Voting Technology, Vote-by-Mail, and Residual Votes in California, 1990-2010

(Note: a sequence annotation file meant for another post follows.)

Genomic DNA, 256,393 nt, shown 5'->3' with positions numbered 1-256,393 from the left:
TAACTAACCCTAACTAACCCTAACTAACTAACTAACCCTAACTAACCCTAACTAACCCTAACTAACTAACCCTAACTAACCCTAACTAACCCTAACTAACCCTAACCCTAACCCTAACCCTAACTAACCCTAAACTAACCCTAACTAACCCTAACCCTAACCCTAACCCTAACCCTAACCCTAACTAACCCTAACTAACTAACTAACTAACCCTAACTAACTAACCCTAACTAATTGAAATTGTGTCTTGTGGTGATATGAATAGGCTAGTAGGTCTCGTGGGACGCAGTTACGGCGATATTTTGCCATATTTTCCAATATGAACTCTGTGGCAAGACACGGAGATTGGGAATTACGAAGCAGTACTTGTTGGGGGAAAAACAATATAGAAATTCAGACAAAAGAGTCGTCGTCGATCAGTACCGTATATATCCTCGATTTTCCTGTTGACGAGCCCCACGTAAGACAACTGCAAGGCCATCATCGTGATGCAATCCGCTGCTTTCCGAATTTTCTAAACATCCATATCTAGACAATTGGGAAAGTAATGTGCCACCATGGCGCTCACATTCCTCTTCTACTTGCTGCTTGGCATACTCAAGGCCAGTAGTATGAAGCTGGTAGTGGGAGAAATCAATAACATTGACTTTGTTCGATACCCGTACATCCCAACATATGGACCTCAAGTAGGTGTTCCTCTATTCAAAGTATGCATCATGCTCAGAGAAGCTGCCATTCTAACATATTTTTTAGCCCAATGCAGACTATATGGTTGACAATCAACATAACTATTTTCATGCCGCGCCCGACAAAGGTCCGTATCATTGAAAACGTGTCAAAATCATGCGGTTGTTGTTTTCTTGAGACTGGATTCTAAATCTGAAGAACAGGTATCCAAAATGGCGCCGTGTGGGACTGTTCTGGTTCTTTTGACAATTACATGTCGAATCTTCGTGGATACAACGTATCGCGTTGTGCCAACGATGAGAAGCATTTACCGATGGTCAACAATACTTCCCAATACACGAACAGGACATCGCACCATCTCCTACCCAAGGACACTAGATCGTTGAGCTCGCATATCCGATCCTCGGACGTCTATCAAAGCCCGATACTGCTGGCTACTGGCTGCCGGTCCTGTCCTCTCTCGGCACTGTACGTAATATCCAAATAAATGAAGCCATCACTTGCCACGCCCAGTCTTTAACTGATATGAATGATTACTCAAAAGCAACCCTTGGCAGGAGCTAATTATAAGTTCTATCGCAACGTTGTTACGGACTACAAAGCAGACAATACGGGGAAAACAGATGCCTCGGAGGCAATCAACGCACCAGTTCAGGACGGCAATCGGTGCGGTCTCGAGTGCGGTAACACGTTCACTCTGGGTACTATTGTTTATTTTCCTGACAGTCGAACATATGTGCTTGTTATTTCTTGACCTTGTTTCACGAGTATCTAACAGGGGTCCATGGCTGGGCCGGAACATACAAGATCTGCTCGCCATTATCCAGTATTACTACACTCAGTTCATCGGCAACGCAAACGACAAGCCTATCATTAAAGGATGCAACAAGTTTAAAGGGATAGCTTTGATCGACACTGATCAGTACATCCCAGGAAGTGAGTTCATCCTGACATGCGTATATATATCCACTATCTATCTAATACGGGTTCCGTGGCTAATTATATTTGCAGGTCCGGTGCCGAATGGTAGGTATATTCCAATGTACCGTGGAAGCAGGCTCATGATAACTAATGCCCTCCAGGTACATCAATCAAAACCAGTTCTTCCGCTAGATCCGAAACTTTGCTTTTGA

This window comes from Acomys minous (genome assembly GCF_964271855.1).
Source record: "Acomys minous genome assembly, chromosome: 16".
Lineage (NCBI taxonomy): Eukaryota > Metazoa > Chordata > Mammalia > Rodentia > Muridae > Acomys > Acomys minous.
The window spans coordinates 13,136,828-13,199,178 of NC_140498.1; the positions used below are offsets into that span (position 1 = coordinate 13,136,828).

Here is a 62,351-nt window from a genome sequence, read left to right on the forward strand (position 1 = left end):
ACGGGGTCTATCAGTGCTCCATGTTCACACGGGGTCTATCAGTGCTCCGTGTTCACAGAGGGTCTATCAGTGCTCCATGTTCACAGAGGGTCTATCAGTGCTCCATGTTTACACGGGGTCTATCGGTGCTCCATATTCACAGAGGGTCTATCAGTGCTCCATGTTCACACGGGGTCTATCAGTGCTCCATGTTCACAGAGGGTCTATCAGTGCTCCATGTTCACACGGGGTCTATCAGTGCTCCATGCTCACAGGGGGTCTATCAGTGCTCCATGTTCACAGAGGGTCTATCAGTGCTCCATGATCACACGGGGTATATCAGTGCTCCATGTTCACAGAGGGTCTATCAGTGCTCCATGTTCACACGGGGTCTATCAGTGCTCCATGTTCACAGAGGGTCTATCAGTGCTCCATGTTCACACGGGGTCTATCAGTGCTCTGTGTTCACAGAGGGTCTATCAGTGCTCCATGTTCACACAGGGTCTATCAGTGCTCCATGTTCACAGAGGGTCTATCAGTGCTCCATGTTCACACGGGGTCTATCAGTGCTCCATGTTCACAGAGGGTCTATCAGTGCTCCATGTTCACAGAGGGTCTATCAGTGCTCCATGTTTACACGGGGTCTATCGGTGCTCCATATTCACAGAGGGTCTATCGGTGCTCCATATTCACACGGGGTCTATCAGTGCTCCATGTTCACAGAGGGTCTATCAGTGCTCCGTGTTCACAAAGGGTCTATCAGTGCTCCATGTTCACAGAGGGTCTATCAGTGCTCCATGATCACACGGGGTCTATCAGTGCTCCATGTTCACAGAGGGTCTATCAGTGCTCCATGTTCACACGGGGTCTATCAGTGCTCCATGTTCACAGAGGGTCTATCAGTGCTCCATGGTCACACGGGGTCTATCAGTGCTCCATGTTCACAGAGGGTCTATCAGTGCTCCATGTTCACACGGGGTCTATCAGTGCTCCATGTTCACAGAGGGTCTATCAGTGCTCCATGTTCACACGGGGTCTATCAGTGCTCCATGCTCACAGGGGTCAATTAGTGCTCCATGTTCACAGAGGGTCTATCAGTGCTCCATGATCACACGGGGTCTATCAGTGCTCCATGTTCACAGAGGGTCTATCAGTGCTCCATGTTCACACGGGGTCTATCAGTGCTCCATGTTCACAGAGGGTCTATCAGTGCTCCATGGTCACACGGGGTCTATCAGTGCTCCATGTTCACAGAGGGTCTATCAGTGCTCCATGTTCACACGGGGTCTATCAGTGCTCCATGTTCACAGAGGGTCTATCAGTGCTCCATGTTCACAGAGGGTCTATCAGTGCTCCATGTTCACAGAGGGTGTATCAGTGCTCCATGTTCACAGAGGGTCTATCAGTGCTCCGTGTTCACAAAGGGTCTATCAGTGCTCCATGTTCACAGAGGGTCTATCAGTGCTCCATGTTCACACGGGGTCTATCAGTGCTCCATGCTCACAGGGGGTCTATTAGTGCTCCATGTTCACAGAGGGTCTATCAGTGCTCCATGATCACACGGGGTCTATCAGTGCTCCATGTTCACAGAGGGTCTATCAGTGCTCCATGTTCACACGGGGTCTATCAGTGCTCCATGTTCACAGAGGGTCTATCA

This paper examines how the growth in vote-by-mail and changes in voting technologies led to changes in the residual vote rate in California from 1990 to 2010. We find that in California’s presidential elections, counties that abandoned punch cards in favor of optical scanning enjoyed a significant improvement in the residual vote rate. However, these findings do not always translate to other races. For instance, find that the InkaVote system in Los Angeles has been a mixed success, performing very well in presidential and gubernatorial races, fairly well for ballot propositions, and poorly in Senate races. We also conduct the first analysis of the effects of the rise of vote-by-mail on residual votes. Regardless of the race, increased use of the mails to cast ballots is robustly associated with a rise in the residual vote rate. The effect is so strong that the rise of voting by mail in California has mostly wiped out all the reductions in residual votes that were due to improved voting technologies since the early 1990s.